ASUS Pro WS X570-Ace

The ASUS Pro WS X570-Ace is one of the more interesting models from the launch day X570 models. Firstly it's aimed primarily at professional and workstation users, which is signified in the model number (WS). What makes the ASUS Pro WS X570-Ace so interesting is that its X570 chipset fed bottom full-length PCIe 4.0 slot is wired at x8, and not the conventional PCIe 4.0 x4 as seen on other X570 models. The WS X570-Ace also includes dual Gigabit networking, a premium Realtek ALC1220A HD audio codec, and a PCIe 4.0 U.2 port.

The ASUS Pro WS X570-Ace follows a different design from the rest of its motherboard line-up, with straight angled finned heatsinks, following a uniformed black design with the horizontally placed fins. Compared with the other ASUS X570 models, the overall feature set is a little thin due to its workstation focused design. One of the main focal points of the ASUS WS X570-ACE ATX motherboard includes three full-length PCIe 4.0 slots which operate at x16, x8/x8, and x8/x8/x8, with that last x8 coming from the chipset. with a single PCIe 4.0 x1 slot also present. For most X570 models announced, this is one of the only models to optimize all three full-length slots at a minimum of x8.

Storage options on the Pro WS X570-Ace consist of two PCIe 4.0 x4 M.2 slots with a single U.2 port and four SATA ports that feature support for RAID 0, 1, and 10 arrays. As with other ATX sized ASUS X570 models, the Pro WS X570-Ace has four memory slots with support for a total capacity of up to 128 GB. Users can also have the option to use either ECC and non-ECC memory which is dependant on the processor installed.

The two Ethernet ports on the rear panel are controlled by an Intel I211-AT and Realtek 8117 which are both Gigabit NICs, while the onboard audio is powered by a Realtek S1220A HD audio codec; this provides five 3.5 mm audio jacks and a S/PDIF optical output. Super fast connectivity is strong with four USB 3.1 G2 Type-A, one USB 3.1 G2 Type-C, and two USB 3.1 G1 Type-A ports. For users looking to utilize compatible Ryzen APUs, ASUS has included a pair of video outputs consisting of HDMI and a DisplayPort. 

The ASUS Pro WS X570-Ace has an MSRP of $380 and shifts focus directly on users looking to create a Ryzen 3000 powered workstation. Its subtle and straight-forward design also makes this a good option for users looking to avoid the more gaming-themed RGB splattered models, and create a somewhat elegant looking system.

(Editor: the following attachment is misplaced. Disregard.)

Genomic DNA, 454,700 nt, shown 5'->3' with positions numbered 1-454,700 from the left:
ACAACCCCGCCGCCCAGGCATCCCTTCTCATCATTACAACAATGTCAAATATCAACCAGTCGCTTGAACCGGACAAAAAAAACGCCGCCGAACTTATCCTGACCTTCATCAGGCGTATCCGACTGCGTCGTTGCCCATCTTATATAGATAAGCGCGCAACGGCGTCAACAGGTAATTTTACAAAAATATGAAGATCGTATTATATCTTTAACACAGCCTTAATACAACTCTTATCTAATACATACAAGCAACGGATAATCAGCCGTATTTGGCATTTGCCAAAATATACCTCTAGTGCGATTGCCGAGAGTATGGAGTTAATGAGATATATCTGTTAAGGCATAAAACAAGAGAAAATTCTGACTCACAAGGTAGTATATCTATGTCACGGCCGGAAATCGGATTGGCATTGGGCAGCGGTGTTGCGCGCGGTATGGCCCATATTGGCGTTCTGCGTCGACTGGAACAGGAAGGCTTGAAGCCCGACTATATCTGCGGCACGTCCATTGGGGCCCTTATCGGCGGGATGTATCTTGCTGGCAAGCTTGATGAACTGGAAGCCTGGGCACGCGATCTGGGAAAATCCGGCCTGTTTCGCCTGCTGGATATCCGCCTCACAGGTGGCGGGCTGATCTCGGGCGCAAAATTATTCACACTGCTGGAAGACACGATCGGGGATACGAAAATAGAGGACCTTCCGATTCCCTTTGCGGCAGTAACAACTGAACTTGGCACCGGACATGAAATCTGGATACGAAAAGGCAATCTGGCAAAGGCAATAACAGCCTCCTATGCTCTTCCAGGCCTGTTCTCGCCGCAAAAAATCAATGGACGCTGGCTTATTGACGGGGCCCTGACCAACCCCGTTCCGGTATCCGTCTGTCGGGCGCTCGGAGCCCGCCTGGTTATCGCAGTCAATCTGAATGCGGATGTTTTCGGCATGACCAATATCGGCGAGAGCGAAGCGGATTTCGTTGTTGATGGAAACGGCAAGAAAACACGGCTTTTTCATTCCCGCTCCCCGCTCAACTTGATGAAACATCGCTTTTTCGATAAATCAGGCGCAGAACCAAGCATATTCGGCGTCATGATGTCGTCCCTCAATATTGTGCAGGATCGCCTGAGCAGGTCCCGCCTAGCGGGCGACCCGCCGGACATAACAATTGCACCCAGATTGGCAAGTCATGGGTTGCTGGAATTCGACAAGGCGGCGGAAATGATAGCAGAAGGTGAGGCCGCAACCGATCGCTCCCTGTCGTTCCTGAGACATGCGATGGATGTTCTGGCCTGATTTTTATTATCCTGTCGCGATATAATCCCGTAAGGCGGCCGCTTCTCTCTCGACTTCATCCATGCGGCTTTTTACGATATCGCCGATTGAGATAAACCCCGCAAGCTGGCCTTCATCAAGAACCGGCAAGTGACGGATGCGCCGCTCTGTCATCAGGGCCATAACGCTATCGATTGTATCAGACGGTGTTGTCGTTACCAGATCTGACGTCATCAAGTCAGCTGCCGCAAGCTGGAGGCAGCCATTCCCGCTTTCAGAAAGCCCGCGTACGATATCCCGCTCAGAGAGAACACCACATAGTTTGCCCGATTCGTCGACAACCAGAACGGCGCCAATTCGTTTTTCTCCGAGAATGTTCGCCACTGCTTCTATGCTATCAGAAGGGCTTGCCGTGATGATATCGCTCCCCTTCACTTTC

ASUS TUF Gaming X570-Plus & X570-Plus WIFI ASUS Prime X570-Pro
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  • cascadehealthcare - Tuesday, August 13, 2019 - link

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    Authorized seller of thousands of top-quality medical products, supplies and equipment at a competitive price. We have online presence that serves the needs of Assisted Living Homes, Nursing Facilities, Hospitals, Government Agencies, Schools and Military Locations across the country. Cascade Healthcare Solutions was founded on the premise of helping our customers save money and making their buying experience as smooth as possible.
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    Reply
  • DigitalFreak - Tuesday, July 9, 2019 - link

    Agreed. The major differences between pricing in motherboards nowadays is how well they support overclocking, how many / what type of Ethernet ports, and how much RGB garbage they throw on there. :-) Reply
  • brunis.dk - Wednesday, July 10, 2019 - link

    Retarded Garbage Blinking! Reply
  • 29a - Wednesday, July 10, 2019 - link

    RGB changes the price by pennies at the most. Reply
  • jrs77 - Tuesday, July 9, 2019 - link

    If it wasn't for the optical digital output I'd agree, but these seem to be rather rare and not common at all. A couple years back that wasn't the case, so I see an actual backwards trend here that comes with a lack of necessary ports. Atleast an optical digital output is necessary for me. Reply
  • lmcd - Friday, July 26, 2019 - link

    I mean sure, but a decent number of them were completely useless from a terrible onboard chipset. Pretty sure one of my two desktops had one that maxed out at 2.0 channel over optical digital output. Reply
  • Silma - Thursday, July 11, 2019 - link

    This would have been true, but for the dearth of ThunderBolt 3 ports, needed for audio interfaces for example.
    lso the price of most of the boards is outrageous compared to their real added value, imho.
    Reply
  • umano - Friday, July 12, 2019 - link

    I agree with Silma, for example the great asrock x299 itx at launch had a price tag of 399, with 4 memory channel and sodimm slot and 3 nvme. Something's wrong, or the amd statement is false (most modern i/o), or the mb manufacturers did not get the best from x570 Reply
  • regsEx - Friday, July 19, 2019 - link

    I like it either. But back in days, top Intel's Asrock P67 Fatali1y Professional was priced at $120. For that price you were getting 16+2 phase power, cooling with a pipe 3 brand new Etron USB 3.0 controllers (USB 3.2 Gen 1), additional PCIe controller, best at the time Realtek ALC892 sound, 2 Realtek RTL8111 LAN controllers, additional Marvell SATA controller, Dr. Debug display, power and reset buttons, 3.5" front USB 3 panel, additional rear USB 3 bracket and SLI bridge in the box. That was first generation of motherboards of XMP profiles and new graphical AMI UEFI (return of graphical AMI BIOS after 15 years) etc etc. Just $120. Now to get similar set you have to pay at least $360. And for $120 you can only get some poor office board. And ASRock was cheapest of high end boards back then. Now it's most expensive. Reply
  • regsEx - Friday, July 19, 2019 - link

    "best at the time Realtek ALC892 sound"
    I mean best of Realtek. Obviously there were Creative X-Fi.
    Reply

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